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Doctor at large

05 December 2014


IT IS enough to make even the most composed patient into a hypochondriac. In the 13 different organ systems of our body, there are at least 60,000 things that could go wrong. But, as this year's Reith Lecturer, Professor Atul Gawande, said, these are statistics that we should embrace rather than be frightened of. In his first lecture, Why Do Doctors Fail? (Radio 4, Tuesday of last week), the Harvard professor tells us about how to deal with the limits of human knowledge, and how we manage our ignorance.

He opened his four-lecture campaign with the story of his son, whose malfunctioning aorta was diagnosed only after a doctor noticed that they were taking blood-oxygen levels from the wrong finger. On some occasions, it just requires somebody to do their job properly; but other medical misunderstandings require more heroic efforts, as when, back in 1929, Werner Forssmann disproved the long-held view that you could not penetrate the heart with medical instruments by manoeuvring a catheter into his own.

This first lecture was only ever going to be a stall-setter; and I, at least, have grown inured to the over-managed style of 21st-century Reith Lectures: globe-trotting and glitzy on the one hand, but all too rarely delivering deeper insights.

But one must be particularly cautious in this instance - where the subject is the culture of medical practice - about the cosmopolitan profile of the series. The experience of medicine, and the doctor-patient relationship, will be considerably different in Boston, Massachussets, and Boston, Lincolnshire; or in Delhi and Edinburgh. I hope that the British faith in our medical profession is a little stronger than the American audience member who boasted that she had received numerous diagnoses for her condition, and not believed any of them.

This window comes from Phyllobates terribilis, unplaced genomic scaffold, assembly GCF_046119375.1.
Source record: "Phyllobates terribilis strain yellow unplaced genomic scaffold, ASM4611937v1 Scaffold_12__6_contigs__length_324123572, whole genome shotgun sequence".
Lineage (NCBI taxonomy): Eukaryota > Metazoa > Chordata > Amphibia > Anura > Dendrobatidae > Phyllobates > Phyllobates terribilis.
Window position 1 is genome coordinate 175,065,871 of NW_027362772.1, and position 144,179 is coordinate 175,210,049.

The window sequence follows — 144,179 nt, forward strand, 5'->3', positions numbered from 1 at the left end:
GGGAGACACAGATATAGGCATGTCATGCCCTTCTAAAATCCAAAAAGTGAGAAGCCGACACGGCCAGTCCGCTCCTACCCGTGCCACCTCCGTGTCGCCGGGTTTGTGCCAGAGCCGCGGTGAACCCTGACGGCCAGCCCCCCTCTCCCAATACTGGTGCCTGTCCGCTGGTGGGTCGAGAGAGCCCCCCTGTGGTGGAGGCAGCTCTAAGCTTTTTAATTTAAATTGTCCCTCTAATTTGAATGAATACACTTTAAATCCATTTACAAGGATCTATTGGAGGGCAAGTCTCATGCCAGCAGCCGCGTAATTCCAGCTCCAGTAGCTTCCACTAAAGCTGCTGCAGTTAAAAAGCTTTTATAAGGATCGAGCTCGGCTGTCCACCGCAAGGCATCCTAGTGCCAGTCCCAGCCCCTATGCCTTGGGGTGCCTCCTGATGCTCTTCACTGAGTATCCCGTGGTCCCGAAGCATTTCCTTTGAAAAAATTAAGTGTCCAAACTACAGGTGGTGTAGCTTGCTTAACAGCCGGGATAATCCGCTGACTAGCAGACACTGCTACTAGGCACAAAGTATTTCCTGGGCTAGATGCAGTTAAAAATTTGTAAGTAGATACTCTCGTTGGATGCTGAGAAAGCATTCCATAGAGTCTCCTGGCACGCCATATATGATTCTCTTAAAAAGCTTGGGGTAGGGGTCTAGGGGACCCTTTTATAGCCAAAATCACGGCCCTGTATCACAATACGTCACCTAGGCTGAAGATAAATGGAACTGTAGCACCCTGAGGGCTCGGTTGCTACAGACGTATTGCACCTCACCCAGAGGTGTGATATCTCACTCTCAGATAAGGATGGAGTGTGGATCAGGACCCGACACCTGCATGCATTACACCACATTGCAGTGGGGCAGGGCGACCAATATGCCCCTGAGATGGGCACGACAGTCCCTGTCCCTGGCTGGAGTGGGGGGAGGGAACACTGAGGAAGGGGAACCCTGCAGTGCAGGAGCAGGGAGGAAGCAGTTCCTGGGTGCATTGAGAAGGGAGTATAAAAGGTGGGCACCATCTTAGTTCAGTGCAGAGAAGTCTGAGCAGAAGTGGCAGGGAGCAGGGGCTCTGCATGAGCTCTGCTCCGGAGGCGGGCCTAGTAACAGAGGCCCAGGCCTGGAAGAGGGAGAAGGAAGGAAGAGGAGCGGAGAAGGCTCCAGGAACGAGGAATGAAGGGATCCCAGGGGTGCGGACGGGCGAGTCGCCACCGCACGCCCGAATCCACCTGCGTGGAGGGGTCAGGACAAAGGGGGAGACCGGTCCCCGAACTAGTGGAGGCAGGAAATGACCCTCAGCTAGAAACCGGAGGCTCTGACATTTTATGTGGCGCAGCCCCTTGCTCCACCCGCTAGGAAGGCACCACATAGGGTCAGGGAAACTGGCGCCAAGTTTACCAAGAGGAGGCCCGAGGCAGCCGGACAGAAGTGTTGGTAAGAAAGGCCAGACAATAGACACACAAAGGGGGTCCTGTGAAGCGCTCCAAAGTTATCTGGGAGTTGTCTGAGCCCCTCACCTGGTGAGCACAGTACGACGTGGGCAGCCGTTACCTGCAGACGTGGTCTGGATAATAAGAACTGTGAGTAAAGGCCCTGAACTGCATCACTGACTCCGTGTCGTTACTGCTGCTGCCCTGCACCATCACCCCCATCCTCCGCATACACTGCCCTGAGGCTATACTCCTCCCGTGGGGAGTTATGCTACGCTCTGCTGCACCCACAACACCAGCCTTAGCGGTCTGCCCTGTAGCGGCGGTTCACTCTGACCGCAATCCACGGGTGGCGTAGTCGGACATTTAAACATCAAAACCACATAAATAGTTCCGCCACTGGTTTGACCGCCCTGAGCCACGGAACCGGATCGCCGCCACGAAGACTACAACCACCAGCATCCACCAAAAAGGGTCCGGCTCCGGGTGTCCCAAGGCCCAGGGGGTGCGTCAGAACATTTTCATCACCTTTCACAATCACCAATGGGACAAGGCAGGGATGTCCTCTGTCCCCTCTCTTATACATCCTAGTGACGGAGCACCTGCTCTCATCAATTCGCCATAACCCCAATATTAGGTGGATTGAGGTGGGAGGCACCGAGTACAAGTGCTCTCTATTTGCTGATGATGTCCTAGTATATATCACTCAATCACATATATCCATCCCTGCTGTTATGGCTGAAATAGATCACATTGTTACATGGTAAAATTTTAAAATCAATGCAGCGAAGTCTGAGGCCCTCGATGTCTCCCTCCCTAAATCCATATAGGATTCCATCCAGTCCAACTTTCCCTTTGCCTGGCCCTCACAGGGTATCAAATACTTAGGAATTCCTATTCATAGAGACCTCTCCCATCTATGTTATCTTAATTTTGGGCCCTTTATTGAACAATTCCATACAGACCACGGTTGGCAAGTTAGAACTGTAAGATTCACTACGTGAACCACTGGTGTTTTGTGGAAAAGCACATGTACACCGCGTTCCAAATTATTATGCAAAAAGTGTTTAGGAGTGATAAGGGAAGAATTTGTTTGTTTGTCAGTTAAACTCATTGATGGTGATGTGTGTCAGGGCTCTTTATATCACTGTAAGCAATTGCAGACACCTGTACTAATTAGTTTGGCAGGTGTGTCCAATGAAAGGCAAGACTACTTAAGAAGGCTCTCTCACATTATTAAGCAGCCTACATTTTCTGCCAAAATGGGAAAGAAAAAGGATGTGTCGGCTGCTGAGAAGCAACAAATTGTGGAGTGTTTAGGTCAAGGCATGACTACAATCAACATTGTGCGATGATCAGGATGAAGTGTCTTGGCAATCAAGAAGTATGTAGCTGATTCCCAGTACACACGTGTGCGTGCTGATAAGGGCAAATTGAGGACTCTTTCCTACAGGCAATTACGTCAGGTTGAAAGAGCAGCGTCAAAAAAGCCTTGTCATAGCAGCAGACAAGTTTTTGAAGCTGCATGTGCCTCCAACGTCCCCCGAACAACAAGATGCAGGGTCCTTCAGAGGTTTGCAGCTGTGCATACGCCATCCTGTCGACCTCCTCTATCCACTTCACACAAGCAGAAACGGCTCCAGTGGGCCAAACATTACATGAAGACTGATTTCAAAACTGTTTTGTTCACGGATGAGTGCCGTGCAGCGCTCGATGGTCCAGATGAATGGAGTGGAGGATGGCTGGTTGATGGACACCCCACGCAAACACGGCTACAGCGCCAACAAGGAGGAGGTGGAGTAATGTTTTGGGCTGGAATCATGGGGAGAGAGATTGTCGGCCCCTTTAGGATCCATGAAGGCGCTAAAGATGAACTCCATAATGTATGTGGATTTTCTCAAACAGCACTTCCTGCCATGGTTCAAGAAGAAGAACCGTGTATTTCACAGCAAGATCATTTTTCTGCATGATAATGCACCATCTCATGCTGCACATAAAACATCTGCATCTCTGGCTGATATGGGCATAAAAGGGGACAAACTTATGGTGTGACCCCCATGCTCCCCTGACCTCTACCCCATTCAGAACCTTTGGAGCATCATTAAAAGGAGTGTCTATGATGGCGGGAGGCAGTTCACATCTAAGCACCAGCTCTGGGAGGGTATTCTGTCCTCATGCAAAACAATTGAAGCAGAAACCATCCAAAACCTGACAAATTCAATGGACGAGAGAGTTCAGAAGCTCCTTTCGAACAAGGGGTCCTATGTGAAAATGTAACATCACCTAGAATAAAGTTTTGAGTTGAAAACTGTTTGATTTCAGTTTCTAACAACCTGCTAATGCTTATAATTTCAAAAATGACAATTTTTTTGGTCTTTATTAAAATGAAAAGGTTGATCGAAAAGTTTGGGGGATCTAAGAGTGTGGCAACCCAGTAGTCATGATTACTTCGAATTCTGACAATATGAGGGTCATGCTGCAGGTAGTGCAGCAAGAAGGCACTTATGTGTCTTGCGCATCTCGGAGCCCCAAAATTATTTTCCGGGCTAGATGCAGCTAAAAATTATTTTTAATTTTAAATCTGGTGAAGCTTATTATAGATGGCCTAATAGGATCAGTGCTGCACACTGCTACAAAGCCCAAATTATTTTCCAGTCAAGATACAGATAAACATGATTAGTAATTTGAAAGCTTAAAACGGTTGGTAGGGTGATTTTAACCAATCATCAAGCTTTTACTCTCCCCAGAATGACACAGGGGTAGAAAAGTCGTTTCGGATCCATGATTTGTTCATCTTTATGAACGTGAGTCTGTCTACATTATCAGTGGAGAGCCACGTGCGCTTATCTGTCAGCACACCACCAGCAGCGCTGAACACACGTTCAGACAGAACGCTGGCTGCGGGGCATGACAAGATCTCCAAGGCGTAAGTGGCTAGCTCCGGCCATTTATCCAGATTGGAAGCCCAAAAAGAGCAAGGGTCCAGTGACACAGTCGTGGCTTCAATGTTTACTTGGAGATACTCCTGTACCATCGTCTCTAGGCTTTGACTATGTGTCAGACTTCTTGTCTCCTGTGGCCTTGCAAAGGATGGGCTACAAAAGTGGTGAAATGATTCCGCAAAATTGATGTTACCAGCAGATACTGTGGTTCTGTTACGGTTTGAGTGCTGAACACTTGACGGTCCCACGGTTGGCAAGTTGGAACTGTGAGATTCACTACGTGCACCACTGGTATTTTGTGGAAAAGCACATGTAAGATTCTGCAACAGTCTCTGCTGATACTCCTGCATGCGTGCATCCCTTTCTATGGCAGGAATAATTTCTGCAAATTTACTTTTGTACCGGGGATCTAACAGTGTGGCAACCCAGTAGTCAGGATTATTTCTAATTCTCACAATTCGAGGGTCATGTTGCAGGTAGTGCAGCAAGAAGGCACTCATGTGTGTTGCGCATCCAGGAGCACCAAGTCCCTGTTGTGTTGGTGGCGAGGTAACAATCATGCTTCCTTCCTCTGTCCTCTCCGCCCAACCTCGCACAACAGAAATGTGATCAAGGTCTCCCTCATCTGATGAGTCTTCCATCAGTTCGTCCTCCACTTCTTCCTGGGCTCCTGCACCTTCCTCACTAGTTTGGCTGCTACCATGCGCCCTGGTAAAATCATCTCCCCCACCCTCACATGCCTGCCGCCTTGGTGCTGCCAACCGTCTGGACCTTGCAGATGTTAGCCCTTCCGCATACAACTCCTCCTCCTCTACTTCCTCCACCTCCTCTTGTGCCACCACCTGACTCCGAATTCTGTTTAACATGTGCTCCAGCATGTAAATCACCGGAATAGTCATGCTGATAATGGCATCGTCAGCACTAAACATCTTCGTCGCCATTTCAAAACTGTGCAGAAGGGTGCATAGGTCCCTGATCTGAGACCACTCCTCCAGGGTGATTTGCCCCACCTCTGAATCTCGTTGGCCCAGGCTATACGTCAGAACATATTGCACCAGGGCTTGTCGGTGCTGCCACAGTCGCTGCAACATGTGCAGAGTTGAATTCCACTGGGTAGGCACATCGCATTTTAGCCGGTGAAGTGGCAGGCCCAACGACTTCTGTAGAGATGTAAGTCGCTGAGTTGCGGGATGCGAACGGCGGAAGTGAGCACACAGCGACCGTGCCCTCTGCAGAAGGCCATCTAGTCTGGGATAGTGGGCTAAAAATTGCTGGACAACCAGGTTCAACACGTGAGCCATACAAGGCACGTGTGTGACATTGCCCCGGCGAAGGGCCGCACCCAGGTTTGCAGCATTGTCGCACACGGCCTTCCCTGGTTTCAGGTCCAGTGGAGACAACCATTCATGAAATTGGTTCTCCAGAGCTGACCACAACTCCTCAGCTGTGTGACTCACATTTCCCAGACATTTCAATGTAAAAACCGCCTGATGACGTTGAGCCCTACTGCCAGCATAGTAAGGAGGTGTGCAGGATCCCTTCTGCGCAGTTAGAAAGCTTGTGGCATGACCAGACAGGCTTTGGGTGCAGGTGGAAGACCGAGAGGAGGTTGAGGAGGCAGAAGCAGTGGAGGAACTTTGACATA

Lord Reith would perhaps be disconcerted by the way in which a flagship strand, carrying his name, has moved - but no more than his bemusement at the way another flagship educational strand, Singing Together, managed to survive for so long. In Archive on 4 (Radio 4, Saturday), Jarvis Cocker looked back over the 50 years of a show that was, for much of its career, looked down on for its lack of educational rigour. For some, the idea of children singing for enjoyment, with no complementary harmony and counterpoint exercises, seemed exceedingly frivolous.

Many teachers and children who remember the show disagree. Singing as an expression of community, as therapy, as a way of bringing focus to a group of children - all this and more was delivered through Singing Together, even when the singers employed delivered their assort- ment of folk songs with the kind of BBC accent that would make children nowadays titter uncontrollably.

Sadly, the lowly status of Singing Together has meant that only three programmes survive in the BBC archive. An appeal to the public has unearthed more resources; but this was a programme always regarded as ephemeral. Indeed, that might have been its greatest strength - music as activity, enjoyed in the present, never to be recorded, analysed, or assessed.

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